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Q In patients with status epilepticus (SE), which anticonvulsant drugs are most effective?
Clinical impact ratings GP/FP/Primary care ★★★★☆☆☆ IM/Ambulatory care ★★★★★★★ Internal medicine ★★★★★★★ Emergency medicine ★★★★★★★ Neurology ★★★★★★☆
Cochrane Epilepsy Group Specialised Register, Cochrane Central Database of Controlled Trials, Medline, EMBASE/Excerpta Medica, and reference lists.
Study selection and assessment
randomised or quasi-randomised controlled trials (RCTs) that compared any anticonvulsant drug with placebo or another anticonvulsant drug in patients with premonitory, early stage, established, or refractory SE. Quality assessment of individual studies included randomisation method, baseline comparability of groups, blinding, and intention to treat analysis.
outcomes included development of SE, death, continuation of seizures, continuation of SE requiring use of a different drug or general anaesthesia for control, long term disabling sequelae, and need for ventilatory support.
11 RCTs (n = 2017) met the selection criteria. Patients had premonitory (5 RCTs), established (1 RCT), refractory (1 RCT), and mixed SE (2 RCTs), and 2 RCTs did not define the status. Superior results were seen with intravenous (IV) lorazepam for cessation of seizures and reducing risk of SE that required a second drug (table). IV diazepam was better than placebo for reducing death, continuation of seizures, SE, and ventilatory support (table). Diazepam gel was better than placebo, and 30 mg of diazepam gel was superior to 20 mg for reducing continuation of seizures (table). No differences were seen for comparisons of lorazepam with diazepam plus phenytoin, phenobarbital, or midazolam; diazepam with midazolam (IV or intramuscular); diazepam plus phenytoin with phenobarbital or phenytoin alone; or phenobarbital with phenytoin.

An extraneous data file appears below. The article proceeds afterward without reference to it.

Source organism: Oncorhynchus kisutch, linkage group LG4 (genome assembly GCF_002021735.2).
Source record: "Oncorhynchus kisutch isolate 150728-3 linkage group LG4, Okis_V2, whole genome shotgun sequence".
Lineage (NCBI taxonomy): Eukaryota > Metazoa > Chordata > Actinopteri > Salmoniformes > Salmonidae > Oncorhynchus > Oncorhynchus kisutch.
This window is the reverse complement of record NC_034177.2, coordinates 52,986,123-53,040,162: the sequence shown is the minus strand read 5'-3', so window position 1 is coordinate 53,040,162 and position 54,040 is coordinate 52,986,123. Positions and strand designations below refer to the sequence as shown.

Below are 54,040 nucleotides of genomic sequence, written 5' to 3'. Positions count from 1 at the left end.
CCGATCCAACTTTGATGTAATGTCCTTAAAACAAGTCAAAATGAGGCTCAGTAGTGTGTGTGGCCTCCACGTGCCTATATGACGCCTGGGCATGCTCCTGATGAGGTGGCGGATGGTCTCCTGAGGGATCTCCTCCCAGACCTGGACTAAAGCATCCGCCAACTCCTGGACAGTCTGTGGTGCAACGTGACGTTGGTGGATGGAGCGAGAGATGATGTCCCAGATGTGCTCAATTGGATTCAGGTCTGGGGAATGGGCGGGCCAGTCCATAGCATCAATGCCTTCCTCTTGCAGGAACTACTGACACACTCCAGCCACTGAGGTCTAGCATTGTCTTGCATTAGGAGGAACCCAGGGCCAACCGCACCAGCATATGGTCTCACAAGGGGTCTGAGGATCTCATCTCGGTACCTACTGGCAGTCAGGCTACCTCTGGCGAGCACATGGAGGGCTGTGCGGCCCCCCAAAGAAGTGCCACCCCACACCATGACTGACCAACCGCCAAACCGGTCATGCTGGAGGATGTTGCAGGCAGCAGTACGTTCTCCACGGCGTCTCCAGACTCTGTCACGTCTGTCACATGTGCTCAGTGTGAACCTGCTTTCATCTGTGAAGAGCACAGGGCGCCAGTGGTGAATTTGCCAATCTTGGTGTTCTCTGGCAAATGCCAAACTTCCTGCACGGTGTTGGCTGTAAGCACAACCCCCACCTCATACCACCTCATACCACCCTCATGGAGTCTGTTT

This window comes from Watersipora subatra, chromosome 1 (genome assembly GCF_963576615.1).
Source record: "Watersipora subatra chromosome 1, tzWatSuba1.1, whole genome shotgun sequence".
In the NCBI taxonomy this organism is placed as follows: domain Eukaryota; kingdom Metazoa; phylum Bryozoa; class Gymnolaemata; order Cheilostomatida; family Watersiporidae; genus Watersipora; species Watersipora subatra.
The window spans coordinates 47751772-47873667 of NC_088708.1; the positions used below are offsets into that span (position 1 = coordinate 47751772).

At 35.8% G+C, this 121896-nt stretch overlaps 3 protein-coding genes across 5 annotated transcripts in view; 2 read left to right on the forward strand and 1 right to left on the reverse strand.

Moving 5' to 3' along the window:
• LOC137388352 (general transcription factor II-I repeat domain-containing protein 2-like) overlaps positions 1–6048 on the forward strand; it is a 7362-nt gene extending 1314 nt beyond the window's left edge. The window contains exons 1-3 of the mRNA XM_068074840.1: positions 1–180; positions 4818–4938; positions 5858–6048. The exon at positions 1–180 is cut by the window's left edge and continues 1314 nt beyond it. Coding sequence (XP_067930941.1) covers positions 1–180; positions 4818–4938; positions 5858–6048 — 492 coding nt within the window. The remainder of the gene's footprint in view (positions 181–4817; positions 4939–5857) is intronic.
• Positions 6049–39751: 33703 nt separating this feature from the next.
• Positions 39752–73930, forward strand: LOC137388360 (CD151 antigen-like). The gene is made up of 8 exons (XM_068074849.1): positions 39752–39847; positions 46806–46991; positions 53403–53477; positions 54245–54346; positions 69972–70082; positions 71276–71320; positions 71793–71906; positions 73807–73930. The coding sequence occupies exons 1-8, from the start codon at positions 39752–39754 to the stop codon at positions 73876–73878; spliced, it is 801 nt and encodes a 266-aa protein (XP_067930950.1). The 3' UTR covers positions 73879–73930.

In patients with status epilepticus, lorazepam is better than diazepam, phenytoin, or placebo for cessation of seizures, and diazepam is better than placebo. Lorazepam is better than placebo or diazepam for preventing status epilepticus requiring a different drug or general anaesthesia, and diazepam is better than placebo.
Abstract and commentary also appear in ACP Journal Club and a modified version of the abstract appears in Evidence-Based Nursing.
SE is a neurological emergency with a 30 day mortality rate of about 22%, contingent on duration before treatment, underlying cause, and patient age.1 Prasad et al have attempted to determine which initial pharmacological treatment for SE is best in terms of rapidity of action, maintenance of efficacy, and incidence of adverse events. Most of the studies enrolled patients with “premonitory SE,” which, while not meeting the criteria for “established SE,” is generally thought to be a condition best addressed early and aggressively.
Their results affirm the consensus of standard clinical practice, but underscore the diversity that exists among investigator definitions of SE and outcome measures. Their strongest conclusion, that lorazepam is more effective than diazepam or phenytoin, reinforces guidelines published >10 years ago,2 matches the preferences of surveyed neurologists,3 and is in turn buttressed by the theoretical pharmacokinetic advantages of lorazepam.
The review shows that any of the agents investigated perform better than placebo regardless of administration route, although routes were not a focus of study. Despite this lack of comparative data, we recommend IV formulations when available, and rectal formulations when IV is not feasible—reserving the intramuscular route as a last resort. This review also does not address what to do when initial treatments fail, but a related review concludes that continuous IV pentobarbital, titrated to electroencephalographic background suppression, produces the most favourable results.4
Prasad et al highlight the need for further RCTs that use a standardised approach to the classification of SE, the dosing and route of compared agents, and common outcome measures.
For correspondence: Dr K Prasad, All India Institute of Medical Sciences, New Delhi, India.
Source of funding: no external funding.
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